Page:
Poor in the USA
Poverty lies at the heart of the current debates about globalisation, climate change and other environmental issues. The USA is held up as the prime example of a rich economy, something to which all others can aspire and work towards. Following the US model will reap inevitable rewards. But exactly how rich is the US? Or, to put it another way, just how much poverty exists there?
The statistical methods used to calculate poverty in the US today are based on 40-year-old thresholds that set a poverty line at three times the annual cost of feeding a family of three or more. Many of the key assumptions were derived from Department of Agriculture surveys from the mid-1950s.
The joke is that these thresholds are still in use today. The only significant change has been the introduction of index linking. The official number of Americans in poverty grew slightly in 2004 to 12.7 percent from the 12.5 percent recorded the previous year, representing about 37 million Americans. Since 2000, the number of people living in official poverty has increased by 5.4 million. All this is bad enough, and starkly at odds with the robust, optimistic image of the US economy projected in George W. Bush’s State of the Union address. However, there is widespread concern over inadequacies in the system.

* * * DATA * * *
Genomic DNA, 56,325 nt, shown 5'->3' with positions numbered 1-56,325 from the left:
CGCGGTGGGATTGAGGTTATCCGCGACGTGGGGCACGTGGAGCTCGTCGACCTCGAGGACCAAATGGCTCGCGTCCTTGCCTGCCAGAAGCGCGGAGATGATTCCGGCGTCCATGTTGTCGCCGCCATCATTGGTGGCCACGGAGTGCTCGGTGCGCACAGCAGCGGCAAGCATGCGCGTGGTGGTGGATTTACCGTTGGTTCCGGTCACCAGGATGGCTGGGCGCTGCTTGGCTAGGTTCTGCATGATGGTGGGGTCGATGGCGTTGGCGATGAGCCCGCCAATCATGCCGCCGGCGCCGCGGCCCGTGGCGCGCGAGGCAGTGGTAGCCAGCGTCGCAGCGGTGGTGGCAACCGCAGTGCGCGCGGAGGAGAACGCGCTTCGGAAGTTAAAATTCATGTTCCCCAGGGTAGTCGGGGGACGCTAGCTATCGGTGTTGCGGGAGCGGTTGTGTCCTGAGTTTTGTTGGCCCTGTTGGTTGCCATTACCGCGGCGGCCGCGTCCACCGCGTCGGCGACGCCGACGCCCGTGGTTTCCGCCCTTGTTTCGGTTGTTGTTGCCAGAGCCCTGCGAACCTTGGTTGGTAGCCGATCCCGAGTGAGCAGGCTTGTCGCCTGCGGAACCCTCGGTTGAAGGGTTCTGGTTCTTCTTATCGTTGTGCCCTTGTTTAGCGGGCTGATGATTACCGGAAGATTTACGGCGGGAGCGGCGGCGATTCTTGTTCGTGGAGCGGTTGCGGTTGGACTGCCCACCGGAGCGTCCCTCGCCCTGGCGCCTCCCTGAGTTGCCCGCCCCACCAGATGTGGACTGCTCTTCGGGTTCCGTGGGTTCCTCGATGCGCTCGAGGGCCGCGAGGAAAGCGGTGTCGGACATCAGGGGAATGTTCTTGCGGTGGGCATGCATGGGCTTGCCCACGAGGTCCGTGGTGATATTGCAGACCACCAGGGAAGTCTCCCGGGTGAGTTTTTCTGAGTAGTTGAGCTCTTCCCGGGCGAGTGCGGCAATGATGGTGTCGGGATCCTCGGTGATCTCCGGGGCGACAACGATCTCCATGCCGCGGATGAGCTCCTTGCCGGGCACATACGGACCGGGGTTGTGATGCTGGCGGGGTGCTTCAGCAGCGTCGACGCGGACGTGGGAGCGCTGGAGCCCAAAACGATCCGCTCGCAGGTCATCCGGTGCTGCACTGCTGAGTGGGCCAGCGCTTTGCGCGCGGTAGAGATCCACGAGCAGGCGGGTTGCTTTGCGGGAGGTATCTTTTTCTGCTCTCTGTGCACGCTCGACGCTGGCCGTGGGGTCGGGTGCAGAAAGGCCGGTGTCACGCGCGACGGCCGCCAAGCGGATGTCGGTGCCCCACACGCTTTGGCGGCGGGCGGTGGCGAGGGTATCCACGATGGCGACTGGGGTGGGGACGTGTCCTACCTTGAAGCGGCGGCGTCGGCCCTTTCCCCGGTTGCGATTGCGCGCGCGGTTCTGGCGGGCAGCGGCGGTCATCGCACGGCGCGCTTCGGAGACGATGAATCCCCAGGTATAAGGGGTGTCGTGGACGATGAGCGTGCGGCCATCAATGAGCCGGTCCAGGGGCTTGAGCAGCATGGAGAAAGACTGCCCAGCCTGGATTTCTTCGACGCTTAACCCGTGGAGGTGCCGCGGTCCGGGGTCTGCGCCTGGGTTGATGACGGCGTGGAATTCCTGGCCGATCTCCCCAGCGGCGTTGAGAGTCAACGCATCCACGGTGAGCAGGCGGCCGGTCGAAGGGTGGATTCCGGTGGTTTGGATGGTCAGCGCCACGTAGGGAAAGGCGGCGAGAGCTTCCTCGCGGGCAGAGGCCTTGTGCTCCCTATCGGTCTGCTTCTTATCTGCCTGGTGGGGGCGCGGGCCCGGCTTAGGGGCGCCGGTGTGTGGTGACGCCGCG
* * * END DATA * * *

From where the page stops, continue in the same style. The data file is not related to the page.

- Food doesn’t account for one-third of a family’s budget today, making it an unrealistic cost-of-living measure.
- The model fails to take into account housing, transportation or health care—which together can amount to more than triple the average cost of food.
- The model also ignores regional variations, childcare costs and the growth of single-parent families.
There are fears that the Census Bureau is deliberately undercounting the number of poor Americans for political purposes, with significant implications for future budget policy. Alternative ‘realistic’ calculations arrive at real numbers between 18 percent (48 million) and 25 percent, or more than 70 million Americans currently unable to afford the most basic necessities.
With Peak Oil almost upon us, the outlook can only get bleaker for the United States’ forgotten underclass.